The Government will introduce a new IHT nil rate band of up to £175,000 where the family home is passed to children or grandchildren. This is in addition to the current nil rate band of £325,000 which has been frozen since 2009 and will remain frozen for the next 5 tax years, until the end of 2020/21.

Who will benefit
The extra nil rate band will be fully available to anyone who:

  • passes the family home to their children or grandchildren on death; or
  • or had a family home, then downsized (passing on assets of equivalent value to children/grandchildren); and
  • has an estate below £2M.

However, the full £175,000 won’t be available until 2020/21. The allowance will first become available in 2017/18 at £100,000 and increase to £125,000 in 2018/19, £150,000 in 2019/20 and £175,000 in 2020/21. It will then increase in line with the Consumer Price Index (CPI).

Like the existing nil rate band the new property nil rate band can be transferred between spouses or civil partners. This means a married couple could pass £1M in 2020/21 to their children tax free on death provided the family home is worth at least £350,000, saving £140,000 in IHT.

Who may miss out
But not everyone will benefit from the additional IHT free allowance. Anyone with a net estate over £2M will begin to see their property nil rate band reduced until it is completely lost once the estate is over £2.2m (2017/18) £2.25m (2018/19), £2.3m (2019/20) or £2.35m (2020/21).

It will only apply to transfers to children and grandchildren. Meaning those without children will miss out. And it is not possible to use the exemption for lifetime transfers which may discourage some clients from passing on their wealth during their lifetime.

Clients who could benefit from the property nil rate band may need to revisit their existing wills to ensure they continue to reflect their wishes and remain as tax efficient as possible.

ISA changes

Replacing withdrawals
The proposed changes to ISA, allowing savers to dip into the savings and replace them without it affecting their annual subscription limits, will go ahead from 6 April 2016.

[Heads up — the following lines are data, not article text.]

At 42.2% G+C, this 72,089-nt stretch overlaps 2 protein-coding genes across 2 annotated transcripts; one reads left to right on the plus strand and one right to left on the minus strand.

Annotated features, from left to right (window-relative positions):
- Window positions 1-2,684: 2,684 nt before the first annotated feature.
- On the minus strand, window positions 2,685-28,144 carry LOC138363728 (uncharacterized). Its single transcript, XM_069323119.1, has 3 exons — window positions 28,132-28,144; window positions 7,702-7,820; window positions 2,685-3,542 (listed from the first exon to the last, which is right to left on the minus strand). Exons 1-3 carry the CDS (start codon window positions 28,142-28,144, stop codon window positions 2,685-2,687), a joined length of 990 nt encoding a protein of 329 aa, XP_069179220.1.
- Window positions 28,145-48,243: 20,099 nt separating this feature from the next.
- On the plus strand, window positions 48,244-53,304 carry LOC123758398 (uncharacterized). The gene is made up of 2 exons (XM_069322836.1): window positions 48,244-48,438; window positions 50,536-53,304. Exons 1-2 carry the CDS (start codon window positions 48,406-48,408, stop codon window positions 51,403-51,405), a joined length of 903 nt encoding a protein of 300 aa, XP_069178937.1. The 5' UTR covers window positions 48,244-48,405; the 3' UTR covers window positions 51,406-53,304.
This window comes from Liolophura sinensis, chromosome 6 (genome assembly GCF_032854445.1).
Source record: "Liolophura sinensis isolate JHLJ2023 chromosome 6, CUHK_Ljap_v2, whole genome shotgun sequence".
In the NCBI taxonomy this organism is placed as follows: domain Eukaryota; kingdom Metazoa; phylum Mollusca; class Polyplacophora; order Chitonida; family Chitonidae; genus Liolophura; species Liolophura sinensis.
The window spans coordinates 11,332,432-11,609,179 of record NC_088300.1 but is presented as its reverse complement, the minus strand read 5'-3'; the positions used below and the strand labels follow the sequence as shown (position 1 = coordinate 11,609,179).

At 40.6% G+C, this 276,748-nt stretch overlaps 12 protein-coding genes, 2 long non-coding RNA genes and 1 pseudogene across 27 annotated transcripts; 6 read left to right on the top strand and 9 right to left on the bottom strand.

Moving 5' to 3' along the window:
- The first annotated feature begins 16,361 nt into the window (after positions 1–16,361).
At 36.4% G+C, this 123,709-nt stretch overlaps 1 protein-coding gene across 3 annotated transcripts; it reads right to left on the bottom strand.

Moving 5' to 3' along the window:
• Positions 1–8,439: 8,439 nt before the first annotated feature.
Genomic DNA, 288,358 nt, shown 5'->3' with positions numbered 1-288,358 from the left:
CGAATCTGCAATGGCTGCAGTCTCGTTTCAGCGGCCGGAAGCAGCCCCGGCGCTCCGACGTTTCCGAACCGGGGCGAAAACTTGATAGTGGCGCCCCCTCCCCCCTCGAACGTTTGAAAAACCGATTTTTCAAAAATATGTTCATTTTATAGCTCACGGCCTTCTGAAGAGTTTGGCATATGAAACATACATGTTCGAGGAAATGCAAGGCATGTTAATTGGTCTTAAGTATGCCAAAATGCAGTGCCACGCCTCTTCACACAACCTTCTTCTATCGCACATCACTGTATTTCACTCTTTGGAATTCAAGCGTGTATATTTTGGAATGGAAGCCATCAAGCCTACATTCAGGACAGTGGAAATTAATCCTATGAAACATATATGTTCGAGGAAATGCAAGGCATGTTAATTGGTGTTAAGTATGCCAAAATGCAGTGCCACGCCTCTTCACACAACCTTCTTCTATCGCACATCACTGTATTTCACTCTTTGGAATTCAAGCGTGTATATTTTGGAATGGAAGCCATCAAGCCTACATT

The new contributions would have to be paid within the same tax year as the withdrawal for it not to be counted. These new flexible funding rules will only apply to cash ISAs and any cash element within a stocks and shares ISA. However, it is now possible to move ISA holdings between cash and stocks and shares without restriction, so clients in stocks and shares will be able to benefit provided they move into cash first.

Buy To Let landlords – restriction on interest relief from April 2017

Under current legislation, individuals who use debt to finance the acquisition of residential buy to let properties can claim a tax deduction for finance costs incurred in servicing that debt.

From April 2017, tax relief for interest and finance costs will be restricted for residential buy to let individual landlords. The changes will not affect qualifying furnished holiday lets. The restrictions will be phased in over four years, resulting in tax relief only being available for finance costs at the basic rate of income tax (currently 20%) from April 2020. The restrictions will be phased in as set out below:

Tax Year % Fully Deductible Finance cost % Restricted to Basic rate of tax
2017/18 75 25
2018/19 50 50
2019/20 25 75
2020/21 0 100

With thanks to Standard Life technical department for some of the background. The value of tax reliefs depends on your individual circumstances. Tax law can change. The Financial Conduct Authority does not regulate tax advice.